Dec 9 U.S. apparel retailer J. Crew Group Inc is
taking steps to negotiate with its creditors about cutting the
value of its approximately $2 billion debt load, as its
struggles with falling sales, people familiar with the matter
said on Friday.
A debt restructuring would underscore the challenges the
company has faced since it was acquired by private equity firms
TPG Capital LP and Leonard Green & Partners LP in a $3 billion
leveraged buyout in 2011. J. Crew has struggled as many shoppers
have shunned malls and turned to internet shopping.
The company is exploring ways to take advantage of the low
trading price of some of its debt, one of the people said.
As part of its preparations for negotiating with its
creditors, J. Crew is planning to move the rights to its iconic
brand into a separate subsidiary, the people said.
This move would give J. Crew a number of options to cut down
its debt, including raising new financing to buy back its loans
and bonds at a discount, or offering creditors the chance to
swap into the new debt holdings.
After one of the company's banks told loan holders about the
brand move, prices on its loans fell to as low as about 50 cents
on the dollar Friday morning from around 64 cents on the dollar,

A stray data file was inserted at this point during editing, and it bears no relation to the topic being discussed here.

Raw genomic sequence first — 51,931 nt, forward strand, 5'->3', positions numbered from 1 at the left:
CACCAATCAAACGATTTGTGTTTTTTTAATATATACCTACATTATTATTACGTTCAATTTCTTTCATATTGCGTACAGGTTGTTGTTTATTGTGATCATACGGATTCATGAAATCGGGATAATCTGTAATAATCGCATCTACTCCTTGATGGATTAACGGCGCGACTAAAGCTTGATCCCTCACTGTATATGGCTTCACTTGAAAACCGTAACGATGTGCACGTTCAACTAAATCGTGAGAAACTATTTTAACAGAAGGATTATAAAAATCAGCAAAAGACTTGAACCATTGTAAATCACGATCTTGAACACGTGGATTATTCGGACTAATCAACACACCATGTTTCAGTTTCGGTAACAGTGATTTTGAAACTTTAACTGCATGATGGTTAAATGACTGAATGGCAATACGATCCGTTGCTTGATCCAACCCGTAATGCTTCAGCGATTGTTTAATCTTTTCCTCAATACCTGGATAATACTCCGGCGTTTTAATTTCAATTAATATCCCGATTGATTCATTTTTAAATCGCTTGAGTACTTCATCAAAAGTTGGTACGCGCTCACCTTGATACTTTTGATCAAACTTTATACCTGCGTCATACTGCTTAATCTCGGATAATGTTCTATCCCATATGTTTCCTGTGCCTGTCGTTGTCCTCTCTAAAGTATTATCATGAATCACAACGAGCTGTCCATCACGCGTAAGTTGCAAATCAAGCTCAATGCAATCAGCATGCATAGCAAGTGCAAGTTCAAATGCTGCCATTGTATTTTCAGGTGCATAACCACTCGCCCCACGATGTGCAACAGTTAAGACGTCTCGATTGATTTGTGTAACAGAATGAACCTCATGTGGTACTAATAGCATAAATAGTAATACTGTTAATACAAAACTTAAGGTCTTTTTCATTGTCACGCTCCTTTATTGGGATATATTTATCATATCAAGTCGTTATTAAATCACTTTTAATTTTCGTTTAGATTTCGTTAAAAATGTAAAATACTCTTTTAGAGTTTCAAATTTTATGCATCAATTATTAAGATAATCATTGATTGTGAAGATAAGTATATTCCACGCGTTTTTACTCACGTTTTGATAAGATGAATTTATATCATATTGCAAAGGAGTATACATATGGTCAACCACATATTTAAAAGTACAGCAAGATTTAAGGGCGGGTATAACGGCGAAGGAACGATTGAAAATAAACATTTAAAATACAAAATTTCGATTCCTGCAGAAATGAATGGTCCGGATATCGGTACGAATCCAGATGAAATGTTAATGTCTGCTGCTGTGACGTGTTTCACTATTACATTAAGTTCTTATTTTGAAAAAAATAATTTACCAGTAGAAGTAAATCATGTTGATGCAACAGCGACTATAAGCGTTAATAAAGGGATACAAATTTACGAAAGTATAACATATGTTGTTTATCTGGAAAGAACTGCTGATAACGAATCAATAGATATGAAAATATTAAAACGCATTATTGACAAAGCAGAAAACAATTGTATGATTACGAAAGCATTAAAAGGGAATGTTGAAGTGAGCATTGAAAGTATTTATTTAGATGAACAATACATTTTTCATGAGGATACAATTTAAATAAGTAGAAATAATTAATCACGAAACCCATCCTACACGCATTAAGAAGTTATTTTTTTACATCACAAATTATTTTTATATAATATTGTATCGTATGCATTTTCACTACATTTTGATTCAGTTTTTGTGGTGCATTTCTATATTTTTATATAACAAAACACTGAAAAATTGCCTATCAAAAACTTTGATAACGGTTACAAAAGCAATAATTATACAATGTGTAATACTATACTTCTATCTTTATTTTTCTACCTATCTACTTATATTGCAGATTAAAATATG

the people said.
The company's bonds were trading at 36 cents on the dollar,
according to Thomson Reuters data.
The sources asked not to be identified because the
negotiations are confidential. J. Crew, TPG and Leonard Green
declined to comment.
Other retailers have considered similar moves to separate
their brands from their brick-and-mortar footprints. Teen
retailer American Apparel LLC, for example, filed for bankruptcy
last month with a deal in place to sell its intellectual
property. It is still looking for a buyer for its stores.
But moving assets can be contentious. U.S. radio station
owner iHeartMedia Inc came under fire from a group of
senior creditors when it moved shares of affiliate Clear Channel
Outdoor Holdings Inc to a subsidiary ahead of a
potential debt restructuring. A Texas judge ultimately said that
the move was permissible.
J. Crew faces $500 million in maturities in bonds in 2019.
Reuters reported last month that J. Crew was also carving out
its successful Madewell brand. That brand is not
expected to move to the new subsidiary, the people said.
Debtwire reported earlier on Friday that J. Crew would
transfer its intellectual property to a Cayman subsidiary.
(Reporting by Kristen Haunns and Jessica DiNapoli in New York;
Editing by Bernard Orr)